Economic Evaluation Basics

© 2012 Akintunde Akinleye/NURHI, Courtesy of Photoshare. Abiola Olugbade, a family planning data input officer, works in a room at the Measurement, Learning and Evaluation (MLE) office in the central business district of Nigeria’s capital Abuja.

PEPFAR-funded programs require rigorous monitoring and evaluation (M&E) in order to determine whether they are meeting their objectives, being implemented as planned, and are efficient in terms of using resources wisely to achieve desired public health outcomes.  

In the face of increasing economic constraints, it is critically important to evaluate how best to utilize available resources. The information gained from economic analyses on the cost and value of public health activities helps decision makers to make choices that are based on data.

After completing this course, learners will have a more complete understanding of the issues that researchers consider in conducting economic evaluations and the role of economic evaluations in policy and program decision making.

 

Continuous Learning Points for USAID Staff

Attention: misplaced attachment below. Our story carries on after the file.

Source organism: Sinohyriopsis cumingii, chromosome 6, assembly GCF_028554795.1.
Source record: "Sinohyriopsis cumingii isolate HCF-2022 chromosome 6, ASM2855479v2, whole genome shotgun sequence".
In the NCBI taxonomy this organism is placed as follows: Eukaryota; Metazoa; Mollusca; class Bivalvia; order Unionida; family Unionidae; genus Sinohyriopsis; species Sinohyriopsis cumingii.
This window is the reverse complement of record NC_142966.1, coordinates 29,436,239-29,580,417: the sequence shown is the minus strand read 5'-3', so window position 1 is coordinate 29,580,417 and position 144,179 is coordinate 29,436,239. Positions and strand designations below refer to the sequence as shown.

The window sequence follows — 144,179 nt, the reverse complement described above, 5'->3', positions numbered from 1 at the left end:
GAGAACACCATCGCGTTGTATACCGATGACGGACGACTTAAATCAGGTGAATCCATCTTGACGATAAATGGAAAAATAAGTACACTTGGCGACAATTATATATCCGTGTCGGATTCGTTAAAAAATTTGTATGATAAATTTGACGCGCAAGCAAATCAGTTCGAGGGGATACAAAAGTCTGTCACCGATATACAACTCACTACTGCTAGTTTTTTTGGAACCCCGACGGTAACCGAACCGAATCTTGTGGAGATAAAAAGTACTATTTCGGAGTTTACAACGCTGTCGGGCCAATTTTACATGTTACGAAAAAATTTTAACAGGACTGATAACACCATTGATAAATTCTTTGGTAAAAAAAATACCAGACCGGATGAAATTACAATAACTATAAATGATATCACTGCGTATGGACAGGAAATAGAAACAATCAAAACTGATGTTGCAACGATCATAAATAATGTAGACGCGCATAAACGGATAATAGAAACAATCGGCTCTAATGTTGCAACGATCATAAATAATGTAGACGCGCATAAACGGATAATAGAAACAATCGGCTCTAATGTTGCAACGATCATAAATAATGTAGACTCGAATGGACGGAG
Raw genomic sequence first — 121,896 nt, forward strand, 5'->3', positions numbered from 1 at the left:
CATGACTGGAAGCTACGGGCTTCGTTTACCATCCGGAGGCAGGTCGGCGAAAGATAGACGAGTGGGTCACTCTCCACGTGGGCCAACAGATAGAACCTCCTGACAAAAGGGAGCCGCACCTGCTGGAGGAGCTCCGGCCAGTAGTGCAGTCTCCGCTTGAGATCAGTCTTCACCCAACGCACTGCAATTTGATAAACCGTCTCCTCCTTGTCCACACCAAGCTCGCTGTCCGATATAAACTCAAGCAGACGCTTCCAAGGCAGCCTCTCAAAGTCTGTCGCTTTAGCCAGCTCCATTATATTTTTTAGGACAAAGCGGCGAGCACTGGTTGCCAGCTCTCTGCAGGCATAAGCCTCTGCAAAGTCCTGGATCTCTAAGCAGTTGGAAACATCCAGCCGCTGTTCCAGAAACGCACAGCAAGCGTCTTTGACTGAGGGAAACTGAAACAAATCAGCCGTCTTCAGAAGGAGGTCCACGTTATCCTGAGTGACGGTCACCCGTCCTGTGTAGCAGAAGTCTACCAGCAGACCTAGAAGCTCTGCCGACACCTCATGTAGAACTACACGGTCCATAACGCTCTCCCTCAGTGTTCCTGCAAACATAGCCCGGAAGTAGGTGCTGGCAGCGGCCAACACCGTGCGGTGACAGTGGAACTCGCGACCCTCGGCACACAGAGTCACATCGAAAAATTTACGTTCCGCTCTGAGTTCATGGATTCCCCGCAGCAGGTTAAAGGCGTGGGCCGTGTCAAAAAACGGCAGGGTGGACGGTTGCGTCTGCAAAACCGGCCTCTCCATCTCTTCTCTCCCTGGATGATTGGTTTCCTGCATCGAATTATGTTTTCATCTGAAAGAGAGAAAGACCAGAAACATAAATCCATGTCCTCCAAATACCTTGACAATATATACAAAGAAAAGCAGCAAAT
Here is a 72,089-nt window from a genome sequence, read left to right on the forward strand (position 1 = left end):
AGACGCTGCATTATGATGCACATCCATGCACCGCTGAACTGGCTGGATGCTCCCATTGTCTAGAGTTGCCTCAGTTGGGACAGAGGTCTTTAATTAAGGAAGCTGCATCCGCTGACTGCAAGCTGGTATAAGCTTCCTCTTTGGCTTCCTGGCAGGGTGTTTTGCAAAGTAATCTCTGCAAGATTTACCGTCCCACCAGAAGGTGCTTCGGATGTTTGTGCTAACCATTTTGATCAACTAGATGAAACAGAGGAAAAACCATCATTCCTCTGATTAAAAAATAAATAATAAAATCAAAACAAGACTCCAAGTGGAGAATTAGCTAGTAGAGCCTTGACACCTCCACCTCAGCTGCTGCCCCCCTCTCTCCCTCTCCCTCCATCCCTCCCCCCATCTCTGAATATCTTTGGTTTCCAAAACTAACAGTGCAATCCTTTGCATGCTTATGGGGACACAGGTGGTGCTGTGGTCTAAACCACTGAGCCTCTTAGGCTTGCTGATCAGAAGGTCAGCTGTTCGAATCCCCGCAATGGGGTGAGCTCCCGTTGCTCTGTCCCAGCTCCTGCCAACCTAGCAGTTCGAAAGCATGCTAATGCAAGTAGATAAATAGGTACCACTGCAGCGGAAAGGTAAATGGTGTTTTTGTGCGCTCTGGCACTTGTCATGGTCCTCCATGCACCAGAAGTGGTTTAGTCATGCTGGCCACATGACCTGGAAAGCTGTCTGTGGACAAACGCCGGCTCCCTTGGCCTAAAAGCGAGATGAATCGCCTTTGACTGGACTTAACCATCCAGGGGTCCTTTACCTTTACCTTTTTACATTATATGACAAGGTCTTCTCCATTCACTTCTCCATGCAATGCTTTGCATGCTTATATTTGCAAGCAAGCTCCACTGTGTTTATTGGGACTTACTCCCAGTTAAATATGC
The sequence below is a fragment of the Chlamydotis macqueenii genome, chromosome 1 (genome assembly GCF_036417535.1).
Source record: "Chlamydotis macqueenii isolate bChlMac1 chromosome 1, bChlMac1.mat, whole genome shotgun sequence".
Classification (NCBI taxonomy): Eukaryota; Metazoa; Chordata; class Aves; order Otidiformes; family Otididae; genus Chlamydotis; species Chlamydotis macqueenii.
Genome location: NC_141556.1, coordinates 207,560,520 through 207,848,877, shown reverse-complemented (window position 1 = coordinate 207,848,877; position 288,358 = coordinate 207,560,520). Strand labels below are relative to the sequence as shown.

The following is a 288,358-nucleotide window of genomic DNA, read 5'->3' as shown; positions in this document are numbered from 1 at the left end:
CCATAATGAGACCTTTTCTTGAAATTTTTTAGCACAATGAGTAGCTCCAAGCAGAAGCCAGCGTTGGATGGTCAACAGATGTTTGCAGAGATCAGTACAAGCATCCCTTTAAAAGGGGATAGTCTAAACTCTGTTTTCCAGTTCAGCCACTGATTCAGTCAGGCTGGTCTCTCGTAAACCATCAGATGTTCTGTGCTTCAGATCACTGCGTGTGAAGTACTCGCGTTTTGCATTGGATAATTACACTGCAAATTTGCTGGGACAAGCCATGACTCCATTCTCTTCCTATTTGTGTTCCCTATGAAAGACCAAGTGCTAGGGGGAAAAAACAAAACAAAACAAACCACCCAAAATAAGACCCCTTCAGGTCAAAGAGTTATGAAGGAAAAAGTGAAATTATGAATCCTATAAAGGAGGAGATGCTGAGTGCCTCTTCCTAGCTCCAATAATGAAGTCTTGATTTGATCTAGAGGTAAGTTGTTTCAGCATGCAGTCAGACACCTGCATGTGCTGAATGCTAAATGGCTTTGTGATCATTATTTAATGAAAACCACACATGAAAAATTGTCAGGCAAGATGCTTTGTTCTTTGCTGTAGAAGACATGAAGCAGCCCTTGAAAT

USAID staff who complete this course may claim 2 continuous learning points (CLPs) for A/CORs. USAID staff can visit OAA's Professional Development and Training pages for more information.   

Objective

By the end of this course, learners will be able to:

  • Understand the key concepts of economic evaluation
  • Describe the role of economic evaluation within the field of international public health
  • Identify the common methods of economic evaluation and determine which method best suits a given situation
  • Understand the process of how to conduct an economic evaluation
  • Recognize how the application of economic evaluation methods can influence policy and program-related decisions

Credits

Collaborating organizations involved in the development of Economic Evaluation Basics include:

  • Maria Au, United States Agency for International Development
  • Lisa Basalla, Johns Hopkins University Center for Communication Programs
  • David Davies-Deis, Johns Hopkins University Center for Communication Programs
  • Dianna Edgil, Office of the Global AIDS Coordinator
  • David Hotchkiss, MEASURE Evaluation/Tulane University
  • Seseni Nu, ICF Macro
  • Vimalanand Prabhu, Centers for Disease Control and Prevention
  • Nalinee Sangrujee, Centers for Disease Control and Prevention

We would also like to acknowledge the following technical reviewers for their valuable input:

  • Ajay Behl, Centers for Disease Control and Prevention
  • Mahmud Khan, Tulane University
  • Greg Russell, Office of the U.S. Global AIDS Coordinator